The In’s and Outs Of Asset Finance

A lot of new businesses struggle with the cost of buying assets outright. Whether it’s a car, office equipment or even machinery it can all be expensive and leave a sizeable dent in a business’s cash flow. For startups, who are usually working within a limited set of funds, all investments have to be spent correctly and buying brand new equipment or assets can leave a huge hole in cash flow. Even if a business has been trading for a few years, the cost of buying or replacing, assets or equipment can still lead to cash flow troubles.

Asset finance can be a brilliant way of breaking up payments on equipment and assets making it easier for businesses. Instead of spending a large amount of money buying assets outright, essentially, this form of finance effectively allowing a business to pay monthly fees over a set amount of time to cover costs.

Hire purchase and leasing come under the bracket of asset finance, which is actually a general term used for several methods of financing. Most methods of asset finance are similar, but they all have slight differences. Hire purchase and leasing are generally the two most common, the pair of them allow businesses to pay monthly fees for the assets or equipment. The exact details of these agreements would depend on the deal which gets put in place with the lender. The main difference between hire purchase and leasing, is that payments made towards a hire purchase agreement, result in the business automatically owning the asset at the end of the contract. In regard to leasing, instead of a business owning the asset at the end of a contract, the business would have options to return it, upgrade it, or pay off the remaining debts and legally own the asset.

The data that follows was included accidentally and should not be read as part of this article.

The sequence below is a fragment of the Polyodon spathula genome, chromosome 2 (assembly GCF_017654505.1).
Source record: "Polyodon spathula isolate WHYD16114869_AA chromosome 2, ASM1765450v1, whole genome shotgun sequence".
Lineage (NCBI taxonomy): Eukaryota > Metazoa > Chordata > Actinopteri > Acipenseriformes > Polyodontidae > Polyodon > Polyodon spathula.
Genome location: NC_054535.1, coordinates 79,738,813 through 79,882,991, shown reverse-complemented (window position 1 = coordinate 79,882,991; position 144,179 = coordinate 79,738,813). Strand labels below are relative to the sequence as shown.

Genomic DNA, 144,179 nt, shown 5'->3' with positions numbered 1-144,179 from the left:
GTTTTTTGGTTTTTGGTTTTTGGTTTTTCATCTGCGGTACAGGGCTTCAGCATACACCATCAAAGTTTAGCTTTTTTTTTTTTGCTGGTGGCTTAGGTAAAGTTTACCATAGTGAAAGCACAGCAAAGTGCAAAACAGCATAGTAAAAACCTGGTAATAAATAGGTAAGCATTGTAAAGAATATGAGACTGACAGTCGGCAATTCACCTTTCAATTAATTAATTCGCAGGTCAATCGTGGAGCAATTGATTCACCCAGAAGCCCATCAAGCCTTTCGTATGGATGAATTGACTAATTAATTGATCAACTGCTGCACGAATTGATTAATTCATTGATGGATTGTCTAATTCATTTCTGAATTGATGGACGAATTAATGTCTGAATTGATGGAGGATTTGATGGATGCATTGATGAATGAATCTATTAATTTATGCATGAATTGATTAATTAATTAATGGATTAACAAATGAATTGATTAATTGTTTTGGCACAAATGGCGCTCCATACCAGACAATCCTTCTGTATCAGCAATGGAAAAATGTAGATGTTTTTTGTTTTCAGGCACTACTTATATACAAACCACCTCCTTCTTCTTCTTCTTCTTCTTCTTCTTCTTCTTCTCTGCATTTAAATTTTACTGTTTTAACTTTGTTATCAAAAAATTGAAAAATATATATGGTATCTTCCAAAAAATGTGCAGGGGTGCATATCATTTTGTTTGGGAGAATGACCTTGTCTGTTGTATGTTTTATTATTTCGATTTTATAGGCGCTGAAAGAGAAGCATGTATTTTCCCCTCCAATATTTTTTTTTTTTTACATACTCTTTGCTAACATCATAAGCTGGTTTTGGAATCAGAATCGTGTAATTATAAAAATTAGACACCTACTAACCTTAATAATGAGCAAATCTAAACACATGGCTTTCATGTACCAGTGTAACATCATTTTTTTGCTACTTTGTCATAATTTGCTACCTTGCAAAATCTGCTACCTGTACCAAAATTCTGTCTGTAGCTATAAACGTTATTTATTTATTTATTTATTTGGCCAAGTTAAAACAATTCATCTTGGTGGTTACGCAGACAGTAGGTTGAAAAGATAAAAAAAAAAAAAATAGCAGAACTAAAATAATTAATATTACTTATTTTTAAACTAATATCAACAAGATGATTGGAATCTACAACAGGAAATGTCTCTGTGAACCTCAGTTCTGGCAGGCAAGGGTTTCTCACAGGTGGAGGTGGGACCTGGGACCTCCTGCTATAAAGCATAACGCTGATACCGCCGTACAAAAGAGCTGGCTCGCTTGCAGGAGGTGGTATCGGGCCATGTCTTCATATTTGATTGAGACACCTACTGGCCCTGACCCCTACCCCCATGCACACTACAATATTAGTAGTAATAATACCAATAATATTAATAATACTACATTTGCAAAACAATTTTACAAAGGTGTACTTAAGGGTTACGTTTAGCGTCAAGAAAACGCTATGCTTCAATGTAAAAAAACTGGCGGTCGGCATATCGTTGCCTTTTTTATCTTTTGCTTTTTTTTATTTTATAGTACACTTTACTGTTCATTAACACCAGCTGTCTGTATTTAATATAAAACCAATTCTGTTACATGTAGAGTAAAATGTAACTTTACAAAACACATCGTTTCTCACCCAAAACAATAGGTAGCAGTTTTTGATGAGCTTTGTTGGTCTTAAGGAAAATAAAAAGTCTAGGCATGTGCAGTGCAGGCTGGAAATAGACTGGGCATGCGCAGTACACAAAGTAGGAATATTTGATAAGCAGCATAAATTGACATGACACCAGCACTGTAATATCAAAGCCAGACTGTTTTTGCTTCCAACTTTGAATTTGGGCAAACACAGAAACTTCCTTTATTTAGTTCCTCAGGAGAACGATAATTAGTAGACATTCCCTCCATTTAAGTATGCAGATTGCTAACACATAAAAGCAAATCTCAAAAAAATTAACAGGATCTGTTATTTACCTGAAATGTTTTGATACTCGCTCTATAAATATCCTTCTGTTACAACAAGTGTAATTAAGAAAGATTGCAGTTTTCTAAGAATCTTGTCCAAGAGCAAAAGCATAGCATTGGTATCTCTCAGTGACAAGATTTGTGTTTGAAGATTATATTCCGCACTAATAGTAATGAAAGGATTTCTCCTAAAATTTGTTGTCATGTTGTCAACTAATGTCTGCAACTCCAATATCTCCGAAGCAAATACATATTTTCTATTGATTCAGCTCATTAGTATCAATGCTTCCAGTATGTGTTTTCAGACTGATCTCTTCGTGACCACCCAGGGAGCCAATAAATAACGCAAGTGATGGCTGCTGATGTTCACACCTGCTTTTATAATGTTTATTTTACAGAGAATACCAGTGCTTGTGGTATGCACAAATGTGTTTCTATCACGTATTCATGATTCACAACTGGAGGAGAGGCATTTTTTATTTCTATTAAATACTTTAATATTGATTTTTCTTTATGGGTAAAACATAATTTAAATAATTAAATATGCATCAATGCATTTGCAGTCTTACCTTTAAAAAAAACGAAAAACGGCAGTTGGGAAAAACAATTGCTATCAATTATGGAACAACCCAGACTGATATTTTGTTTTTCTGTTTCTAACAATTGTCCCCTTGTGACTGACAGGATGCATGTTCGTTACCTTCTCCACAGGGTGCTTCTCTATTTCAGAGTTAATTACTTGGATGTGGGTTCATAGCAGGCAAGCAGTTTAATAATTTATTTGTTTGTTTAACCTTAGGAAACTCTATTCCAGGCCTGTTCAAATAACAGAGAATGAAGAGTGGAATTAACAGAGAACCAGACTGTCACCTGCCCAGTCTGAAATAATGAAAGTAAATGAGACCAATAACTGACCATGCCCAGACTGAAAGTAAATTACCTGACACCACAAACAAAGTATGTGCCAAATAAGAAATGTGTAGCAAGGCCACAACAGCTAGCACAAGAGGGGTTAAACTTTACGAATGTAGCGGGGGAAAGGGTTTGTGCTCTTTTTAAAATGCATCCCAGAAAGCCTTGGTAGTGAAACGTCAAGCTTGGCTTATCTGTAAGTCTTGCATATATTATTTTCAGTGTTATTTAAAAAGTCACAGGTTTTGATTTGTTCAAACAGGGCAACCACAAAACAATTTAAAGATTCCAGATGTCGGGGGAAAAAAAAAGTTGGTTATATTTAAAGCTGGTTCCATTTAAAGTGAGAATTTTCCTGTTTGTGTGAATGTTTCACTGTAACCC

What are the pros and cons of asset finance?


  • Asset finance can provide businesses with a manageable way of purchasing assets and more effectively handling their cash flow
  • Without the need for one large pay-out, it means businesses can get top of the range equipment, which they might not otherwise have been able to afford
  • As payments are made in instalments, it enables predicting cash flow and forecasting much easier. With budgeting being made simpler, it gives businesses greater scope for development and growth
  • If you lease an asset, the leasing company would be able to carry out maintenance and repairs on the asset.


  • Some of the contracts related to asset finance can be long and last several years, during which time there could be new, or improved equipment available in the market
  • Any failures in payment of the monthly amounts agreed, could result in any assets being repossessed
  • If unfortunately, there are any damages to an asset, or anything is stolen, the insurer in the asset finance deal may not cover the whole cost, with the business normally having to cover the shortfall
  • Any late payments or failures in payments, can result in a negative effect on a business’s credit score

With any business, cash is king. It is the life flow of a business and negative cash flow is one of the most common causes of business closure. Asset finance can be great for easing up some of those pressures and making forecasting that much easier. Planning ahead and maintaining a healthy level of cash flow is so important to a business’s success.

On the negative side, asset finance deals can be long and with the added cost of interest, any business who decides to go down this route will naturally end up paying more for equipment. Having an asset finance contract can also hold you down as a business, which can be especially frustrating if you want to try out new equipment.

For some businesses asset finance can be a brilliant way of getting top of the line equipment, whilst also more effectively managing their cash flow. However, for some it can be too long and be too restrictive to a business that wants to move forward.